The point that many are making about the new record immigration figures in the UK is that the Conservative government had promised to reduce the numbers.

It was a major factor in the Brexit vote and the expectation was – even among experts – that it would lead to less immigration.

Yet the latest estimated figure for last year is 606,000, up from 504,000 in November which was itself a record at the time.

It is almost double the 323,000 who arrived in the year before the Brexit referendum and that was regarded as a peak at the time.

The constituency of Barking and Dagenham in the East of London voted 62% Leave in 2016 and many passersby there felt the government had failed to keep its promise of reducing immigration.

Barking and Dagenham voted 62% for Leave in 2016

The area has undergone significant demographic change over the past 10 years and at one stage made national headlines for electing BNP councillors. That voting trend proved to be short-lived.

But concerns about the impact of immigration remain. One 51-year-old man said he is looking for a job. He does not believe he will be successful given that there are so many younger migrants with better training.

Some are concerned about the pressure on housing and medical services. Others are resigned, with one woman saying "it doesn't matter what we think so why worry about it".

Rishi Sunak’s government is now under attack from the Left and the Right over the issue.

During Prime Minister’s Questions, Labour leader Keir Starmer was able to criticise the government for a failure to deliver on a promise.

Former UKIP leader Nigel Farage described the situation as a "total breach of trust".

According to Jonathan Portes, Professor of Economics at Kings College London, what has happened is that the post-Brexit visa scheme turned out to be successful.

Jonathan Portes says the new system is operating 'more or less as Vote Leave promised'

He said Brexiteers wanted to replace low-skill migration with higher skilled applicants for specified jobs and that has been achieved.

He says the new visa system has made it easier for non-EU citizens to come to the UK especially in high-paid positions in Information, Technology and Communications and for shortages in Health and Care.

Their numbers have risen more than the numbers of EU citizens have fallen since the end of free movement.

"I think the new system is operating more or less as Vote Leave promised. That is, it is re-orientating migration away from lower skilled people in Europe to higher skilled people outside Europe".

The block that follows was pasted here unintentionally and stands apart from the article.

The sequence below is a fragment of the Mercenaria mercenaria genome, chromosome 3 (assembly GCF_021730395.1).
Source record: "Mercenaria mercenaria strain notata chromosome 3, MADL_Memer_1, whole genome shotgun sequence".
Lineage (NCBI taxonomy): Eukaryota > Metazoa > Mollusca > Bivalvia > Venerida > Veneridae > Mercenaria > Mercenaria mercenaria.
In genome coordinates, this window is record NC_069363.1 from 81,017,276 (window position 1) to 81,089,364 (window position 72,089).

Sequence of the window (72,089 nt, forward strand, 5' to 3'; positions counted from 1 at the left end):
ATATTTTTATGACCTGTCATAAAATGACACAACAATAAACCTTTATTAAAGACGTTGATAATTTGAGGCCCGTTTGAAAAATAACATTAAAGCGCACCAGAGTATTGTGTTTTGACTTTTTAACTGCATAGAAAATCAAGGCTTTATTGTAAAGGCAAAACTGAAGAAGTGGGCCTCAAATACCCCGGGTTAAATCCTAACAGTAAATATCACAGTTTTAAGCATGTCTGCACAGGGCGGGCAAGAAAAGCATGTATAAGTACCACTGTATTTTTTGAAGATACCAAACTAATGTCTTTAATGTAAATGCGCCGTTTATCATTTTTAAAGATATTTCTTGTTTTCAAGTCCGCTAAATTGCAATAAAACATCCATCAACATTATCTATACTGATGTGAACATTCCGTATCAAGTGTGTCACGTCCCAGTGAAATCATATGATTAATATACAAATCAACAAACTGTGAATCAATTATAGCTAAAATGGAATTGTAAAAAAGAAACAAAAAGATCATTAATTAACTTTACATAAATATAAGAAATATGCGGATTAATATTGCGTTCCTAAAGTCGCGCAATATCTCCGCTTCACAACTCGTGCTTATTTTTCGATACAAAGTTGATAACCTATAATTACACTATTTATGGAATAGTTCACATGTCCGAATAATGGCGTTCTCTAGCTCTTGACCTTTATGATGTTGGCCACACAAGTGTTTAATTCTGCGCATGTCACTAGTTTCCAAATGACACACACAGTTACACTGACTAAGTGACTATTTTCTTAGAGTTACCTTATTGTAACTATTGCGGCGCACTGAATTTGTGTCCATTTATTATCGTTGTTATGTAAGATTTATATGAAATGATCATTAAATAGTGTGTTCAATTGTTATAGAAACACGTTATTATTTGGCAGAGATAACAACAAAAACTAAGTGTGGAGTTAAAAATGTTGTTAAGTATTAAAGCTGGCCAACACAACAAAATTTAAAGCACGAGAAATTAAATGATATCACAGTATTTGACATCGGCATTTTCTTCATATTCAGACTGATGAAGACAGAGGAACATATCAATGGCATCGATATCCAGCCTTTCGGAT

However, he admits that the numbers arriving have caught people by surprise, including experts like himself.

The government has responded to the latest figures by introducing new restrictions. Students below the level of PhD will not now be allowed to bring their families with them to come to Britain.

This is in response to the numbers of such relatives increasing from 16,000 in 2019 to 136,000 last year.

But there is an internal row within the cabinet with Home Secretary Suella Braverman pushing for more restrictions to bring down the numbers as promised while others like Chancellor of the Exchequer Jeremey Hunt resisting her because immigration helps economic growth.

However, it remains to be seen what the general public thinks as attitudes to immigration have softened a lot in recent years.

The proportion which sees immigration as having a positive effect has increased from just 19% in 2011 to 48% in 2019 according to IPSOS MORI polling.

Meanwhile those taking a negative view went down from 64% to 26%.

Southall has the largest Indian community in London

In Southall in the West of London, which is the centre of the Indian community in London, the mood seems more upbeat.

They are now the largest migrant group in Britain with just under 900,000 people born in India now living in there. The total Indian diaspora is estimated at 1.8 million.

Adamya Raj who works as a Civil and Commercial Mediator says the upsurge in numbers is because of job shortages in specific areas.

"Skills that Indian people have like working in a care home, doctors, engineers this is basically where Indians and all their knowledge thrive," she said.

They are also attracted by the similarity of the culture given the colonial history of the two countries.

"People want to see if the life and culture and freedom is better here".

Adamya Raj says the upsurge in numbers is because of job shortages in specific areas

She says many come as students and are quite happy to return to India after their experience especially those who are from wealthy backgrounds and are in low-paid jobs in Britain.

The Office for National Statistics says that the inward migration numbers started to level off towards the end of the year partly because of students returning back to their countries of origin.

There are other factors such as people arriving from Ukraine and Hong Kong that have temporarily boosted numbers.

Prof Portes says given all these factors he expects migration numbers to go down this year.

This will help Prime Minister Rishi Sunak who has said that migration numbers are too high and has promised to reduce them.

He was careful not to set a target but it seems that he can safely promise that the numbers will be lowered.

However, problems remain in the economy with worker shortages in hospitality, accommodation and transport.

These are positions that were filled by freedom of movement with Europe.

That means that the internal Tory row between the hardline Brexiteers and those who want economic growth is set to continue.